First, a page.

The first and second protective arms extend about 16 to 20 mm from the body section and are about 1 to 3 mm wide and about 1 to 3 mm thick;
the lance arm extends about 16 to 20 mm from the body section and is about 1 to 3 mm wide and about 1 to 3 mm thick
the first and second protective sections rise about 4 to 8 mm from the at first and second protective arms, and the lance extends about 3 to 5 mm from the lance arm.
16. A lancet comprising:
a body section;
a lance arm extending from the body section;
a first protective arm extending from the body section;
a second protective arm extending from the body section;
a lance having a sharp portion for piercing skin, wherein the lance is disposed on the lance arm and the sharp portion of the lance extends at an angle of about 45 to 135 degrees to the direction of extension of the lance arm and at an angle of about 45 to 135 degrees to the first and second protective arms;
a first protective section for shielding the sharp portion of the lance from contact disposed on the first protective arm;
a second protective section for shielding the sharp portion of the lance from contact disposed on the second protective arm.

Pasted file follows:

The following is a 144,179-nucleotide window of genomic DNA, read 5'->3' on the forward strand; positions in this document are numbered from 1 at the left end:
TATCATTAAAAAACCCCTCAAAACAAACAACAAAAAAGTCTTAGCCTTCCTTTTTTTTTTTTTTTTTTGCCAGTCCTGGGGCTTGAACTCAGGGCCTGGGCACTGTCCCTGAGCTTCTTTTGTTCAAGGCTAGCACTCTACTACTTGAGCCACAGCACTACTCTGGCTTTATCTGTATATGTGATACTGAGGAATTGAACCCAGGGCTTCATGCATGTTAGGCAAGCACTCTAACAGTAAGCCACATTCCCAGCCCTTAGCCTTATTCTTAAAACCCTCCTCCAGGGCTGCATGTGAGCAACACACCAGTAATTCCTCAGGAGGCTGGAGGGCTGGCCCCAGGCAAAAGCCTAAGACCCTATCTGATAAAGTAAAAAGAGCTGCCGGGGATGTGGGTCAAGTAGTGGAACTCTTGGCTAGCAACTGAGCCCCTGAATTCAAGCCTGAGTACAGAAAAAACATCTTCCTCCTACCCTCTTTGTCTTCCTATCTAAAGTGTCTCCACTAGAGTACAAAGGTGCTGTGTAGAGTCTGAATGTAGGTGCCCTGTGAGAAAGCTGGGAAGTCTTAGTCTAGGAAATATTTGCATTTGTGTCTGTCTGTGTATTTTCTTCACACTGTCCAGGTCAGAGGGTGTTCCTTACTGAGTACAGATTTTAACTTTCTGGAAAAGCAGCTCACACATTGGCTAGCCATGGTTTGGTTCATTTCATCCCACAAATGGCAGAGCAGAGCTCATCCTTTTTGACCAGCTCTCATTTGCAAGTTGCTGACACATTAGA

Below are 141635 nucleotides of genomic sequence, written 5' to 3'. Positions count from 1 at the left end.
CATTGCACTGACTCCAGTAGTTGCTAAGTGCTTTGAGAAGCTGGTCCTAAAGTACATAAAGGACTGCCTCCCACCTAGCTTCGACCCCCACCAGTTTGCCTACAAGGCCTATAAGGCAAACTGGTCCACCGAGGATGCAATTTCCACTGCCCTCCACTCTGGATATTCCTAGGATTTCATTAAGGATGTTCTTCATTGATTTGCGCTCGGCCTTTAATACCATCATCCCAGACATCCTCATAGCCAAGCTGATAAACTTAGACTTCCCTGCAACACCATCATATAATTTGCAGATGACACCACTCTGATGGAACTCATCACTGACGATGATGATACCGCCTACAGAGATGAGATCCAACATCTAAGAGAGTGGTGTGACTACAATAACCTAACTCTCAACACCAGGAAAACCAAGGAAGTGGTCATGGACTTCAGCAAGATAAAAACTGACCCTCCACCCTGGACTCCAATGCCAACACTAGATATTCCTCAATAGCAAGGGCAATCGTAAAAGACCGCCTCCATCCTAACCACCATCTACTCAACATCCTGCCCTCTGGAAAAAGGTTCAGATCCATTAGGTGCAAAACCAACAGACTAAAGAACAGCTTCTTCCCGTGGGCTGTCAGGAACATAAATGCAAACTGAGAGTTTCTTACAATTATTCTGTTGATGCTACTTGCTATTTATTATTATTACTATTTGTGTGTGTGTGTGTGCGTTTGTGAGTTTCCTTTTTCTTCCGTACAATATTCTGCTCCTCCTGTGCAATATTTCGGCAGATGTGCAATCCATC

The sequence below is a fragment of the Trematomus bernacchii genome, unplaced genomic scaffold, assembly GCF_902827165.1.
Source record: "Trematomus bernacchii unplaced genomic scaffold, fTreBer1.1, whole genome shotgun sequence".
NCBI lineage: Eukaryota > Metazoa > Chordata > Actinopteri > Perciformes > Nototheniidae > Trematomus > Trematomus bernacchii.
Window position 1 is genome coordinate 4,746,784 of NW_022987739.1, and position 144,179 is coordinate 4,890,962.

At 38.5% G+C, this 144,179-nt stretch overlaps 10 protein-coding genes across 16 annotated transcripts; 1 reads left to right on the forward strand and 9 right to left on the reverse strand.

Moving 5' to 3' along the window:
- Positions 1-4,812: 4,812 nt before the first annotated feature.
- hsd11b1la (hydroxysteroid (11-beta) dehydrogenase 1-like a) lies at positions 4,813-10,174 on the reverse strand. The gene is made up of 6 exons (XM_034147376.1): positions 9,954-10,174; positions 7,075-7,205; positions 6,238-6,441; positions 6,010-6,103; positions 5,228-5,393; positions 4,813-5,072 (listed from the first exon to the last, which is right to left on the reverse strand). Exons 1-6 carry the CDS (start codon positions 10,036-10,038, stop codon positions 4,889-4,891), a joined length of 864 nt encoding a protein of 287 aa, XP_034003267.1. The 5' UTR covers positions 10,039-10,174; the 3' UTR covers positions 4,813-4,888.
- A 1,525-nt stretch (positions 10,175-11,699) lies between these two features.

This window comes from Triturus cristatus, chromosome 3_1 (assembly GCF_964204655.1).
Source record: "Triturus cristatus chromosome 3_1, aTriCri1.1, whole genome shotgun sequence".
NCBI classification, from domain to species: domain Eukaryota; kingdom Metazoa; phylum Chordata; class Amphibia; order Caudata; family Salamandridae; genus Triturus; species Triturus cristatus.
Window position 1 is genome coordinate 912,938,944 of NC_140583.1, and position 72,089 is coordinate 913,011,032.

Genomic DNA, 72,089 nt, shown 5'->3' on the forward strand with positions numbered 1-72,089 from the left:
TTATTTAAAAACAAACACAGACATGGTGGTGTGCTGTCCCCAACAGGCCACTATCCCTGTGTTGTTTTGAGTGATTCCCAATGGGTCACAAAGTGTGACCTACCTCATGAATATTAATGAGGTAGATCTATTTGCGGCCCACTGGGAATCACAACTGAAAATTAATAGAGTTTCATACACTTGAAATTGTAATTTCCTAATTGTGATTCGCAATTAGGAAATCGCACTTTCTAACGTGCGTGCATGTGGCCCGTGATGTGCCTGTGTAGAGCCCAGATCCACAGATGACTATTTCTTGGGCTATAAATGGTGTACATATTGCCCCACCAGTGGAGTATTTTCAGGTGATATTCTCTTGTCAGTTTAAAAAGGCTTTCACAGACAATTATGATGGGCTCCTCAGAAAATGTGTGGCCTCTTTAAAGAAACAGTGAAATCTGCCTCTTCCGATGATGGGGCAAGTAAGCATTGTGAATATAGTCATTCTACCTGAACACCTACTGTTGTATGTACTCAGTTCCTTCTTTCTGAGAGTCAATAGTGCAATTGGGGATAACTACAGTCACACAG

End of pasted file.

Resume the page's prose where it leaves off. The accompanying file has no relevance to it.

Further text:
17. An blood sampling device comprising:
a housing;
an insertion port in the housing for inserting a lancet having a lance;
a lancing button for depressing with a fingertip or alternative sampling site; and
an actuator, wherein depression of the lancing button causes the actuator to elevate the lance such that the lance extends through the lancing button for piercing the skin of the fingertip or alternative sampling site used to depress the lancing button.
18. The blood sampling device of claim 17, further comprising means for analyzing the test strip without removing the test strip from the insertion port.
19. A blood sampling device comprising:
an elongated housing for holding in a closed hand, wherein the elongated body has a proximal end and a distal end;
a lancing button for depressing with an appendage, disposed at the proximal end of the elongated housing;
an insertion port for insertion of a lancet having a lance, disposed at the proximal end of the elongated housing; and
an actuator, wherein depression of the lancing button causes the actuator to elevate the lance such that the lance extends through the lancing button for piercing the skin of the appendage used to depress the lancing button.
20. The blood sampling device of claim 19, further comprising means for analyzing the test strip without removing the test strip from the insertion port.
Descripción